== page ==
The enemy of so many fitness drives and diet plans are cravings. Those desperate gremlins urging you to tuck in to all you know not on plan and derail your good efforts. So often this is the reason people give up all on their lifestyle change altogether – they feel they have blown the whole thing and will never be able to control their cravings. But there are ways to take back power and outwit your cravings.
Cravings are a very specific urge. They are different from hunger, which is also need to eat, because they centre on certain foods. “Cravings are characterised by an intense desire to eat a specific food or type of food,” explains Nutracheck nutritionist Emma Brown. “They’re not an urge to eat in general, but a distinct desire for a certain kind of food.’ Interestingly cravings can hit even when you are not hungry and tend to be for foods which aren’t nutritious.
“There was a belief that cravings were a way for our body to let us know that it was lacking a certain nutrient,” Emma continues. “As cool as this sounds this is no longer thought to be the case. The exact reason is unknown, but it’s believed there are many factors that play a part in causing cravings – ranging from emotional and psychological to situational.”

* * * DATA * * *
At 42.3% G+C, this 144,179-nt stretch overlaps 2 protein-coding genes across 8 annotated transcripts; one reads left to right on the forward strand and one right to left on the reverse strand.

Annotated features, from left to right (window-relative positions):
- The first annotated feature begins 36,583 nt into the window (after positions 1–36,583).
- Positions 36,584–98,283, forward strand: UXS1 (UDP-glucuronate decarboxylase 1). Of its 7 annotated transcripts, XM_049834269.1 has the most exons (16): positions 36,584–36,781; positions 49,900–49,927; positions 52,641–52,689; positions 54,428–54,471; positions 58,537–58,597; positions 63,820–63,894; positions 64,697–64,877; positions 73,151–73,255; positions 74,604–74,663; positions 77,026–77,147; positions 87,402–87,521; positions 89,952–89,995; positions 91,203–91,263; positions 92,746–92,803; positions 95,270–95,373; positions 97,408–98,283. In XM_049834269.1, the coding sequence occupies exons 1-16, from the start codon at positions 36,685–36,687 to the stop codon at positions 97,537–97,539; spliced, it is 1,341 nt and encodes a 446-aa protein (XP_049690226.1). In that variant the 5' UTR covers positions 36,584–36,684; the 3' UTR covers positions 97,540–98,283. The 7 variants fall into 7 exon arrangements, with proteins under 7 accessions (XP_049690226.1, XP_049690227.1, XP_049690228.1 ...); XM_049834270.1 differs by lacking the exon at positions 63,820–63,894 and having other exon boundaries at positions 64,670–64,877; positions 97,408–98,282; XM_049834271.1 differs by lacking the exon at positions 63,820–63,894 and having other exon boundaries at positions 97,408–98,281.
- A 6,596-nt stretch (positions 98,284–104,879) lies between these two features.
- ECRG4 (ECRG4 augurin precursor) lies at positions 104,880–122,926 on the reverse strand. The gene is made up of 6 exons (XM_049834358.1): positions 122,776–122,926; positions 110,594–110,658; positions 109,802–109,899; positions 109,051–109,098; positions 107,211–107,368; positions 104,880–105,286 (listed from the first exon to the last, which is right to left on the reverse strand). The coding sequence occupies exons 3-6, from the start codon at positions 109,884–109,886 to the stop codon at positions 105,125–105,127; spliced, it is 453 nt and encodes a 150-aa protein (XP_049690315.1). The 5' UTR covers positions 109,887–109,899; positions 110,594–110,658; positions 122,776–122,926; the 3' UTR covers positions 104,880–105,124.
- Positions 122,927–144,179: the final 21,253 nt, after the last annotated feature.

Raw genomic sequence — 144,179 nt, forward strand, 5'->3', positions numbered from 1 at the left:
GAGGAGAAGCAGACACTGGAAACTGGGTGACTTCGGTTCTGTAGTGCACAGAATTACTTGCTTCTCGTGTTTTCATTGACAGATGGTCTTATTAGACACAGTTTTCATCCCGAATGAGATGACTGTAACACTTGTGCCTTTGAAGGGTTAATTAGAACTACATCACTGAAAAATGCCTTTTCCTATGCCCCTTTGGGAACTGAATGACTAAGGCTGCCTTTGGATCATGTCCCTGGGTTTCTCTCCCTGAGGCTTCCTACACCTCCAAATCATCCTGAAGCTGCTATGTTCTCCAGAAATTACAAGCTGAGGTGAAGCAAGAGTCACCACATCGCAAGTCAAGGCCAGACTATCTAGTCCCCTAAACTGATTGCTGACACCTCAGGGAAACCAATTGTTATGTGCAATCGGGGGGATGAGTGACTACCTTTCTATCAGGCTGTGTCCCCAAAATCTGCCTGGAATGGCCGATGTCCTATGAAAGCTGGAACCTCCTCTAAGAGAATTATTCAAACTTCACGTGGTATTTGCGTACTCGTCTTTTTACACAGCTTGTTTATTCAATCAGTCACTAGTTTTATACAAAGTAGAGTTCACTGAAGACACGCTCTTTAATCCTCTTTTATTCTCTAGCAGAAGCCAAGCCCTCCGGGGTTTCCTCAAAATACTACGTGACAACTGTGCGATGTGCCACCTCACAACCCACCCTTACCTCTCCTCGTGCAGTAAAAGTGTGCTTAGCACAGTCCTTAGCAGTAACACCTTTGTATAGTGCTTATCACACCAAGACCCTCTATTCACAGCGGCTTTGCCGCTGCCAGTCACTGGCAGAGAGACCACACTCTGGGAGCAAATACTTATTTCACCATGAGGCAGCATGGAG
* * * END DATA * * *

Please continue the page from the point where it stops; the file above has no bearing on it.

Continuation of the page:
Put simply, your body does not desperately need that bar of chocolate in order to balance itself and survive!
Now we have put the idea that we need pizza and crisps to one side, why is it that we sometimes get that all-encompassing and overwhelming desire to eat certain foods? Understanding what drives a craving is a helpful starting point to preventing them. In some cases they can start with hunger. When your blood sugar levels drop your body wants to correct them and so you may crave sugary foods for a sugar hit to increase energy levels. This then becomes a cyclical craving as high sugar foods do indeed give you a boost – only to be followed by a crash which again leaves you craving sugary food.
Boredom can also leave us craving foods. Sometimes simply for sensory excitement, like when we are sitting at a desk doing something which is not particularly engaging. The idea of adding some highly flavoured and interestingly textured food – like crisps or chocolate – into the mix is exciting for our brains and body. “Likewise, getting bored with the range of foods we’re eating, for example when on a restrictive weight loss diet, can increase the chances of desiring something more exciting – like donuts!” Emma says.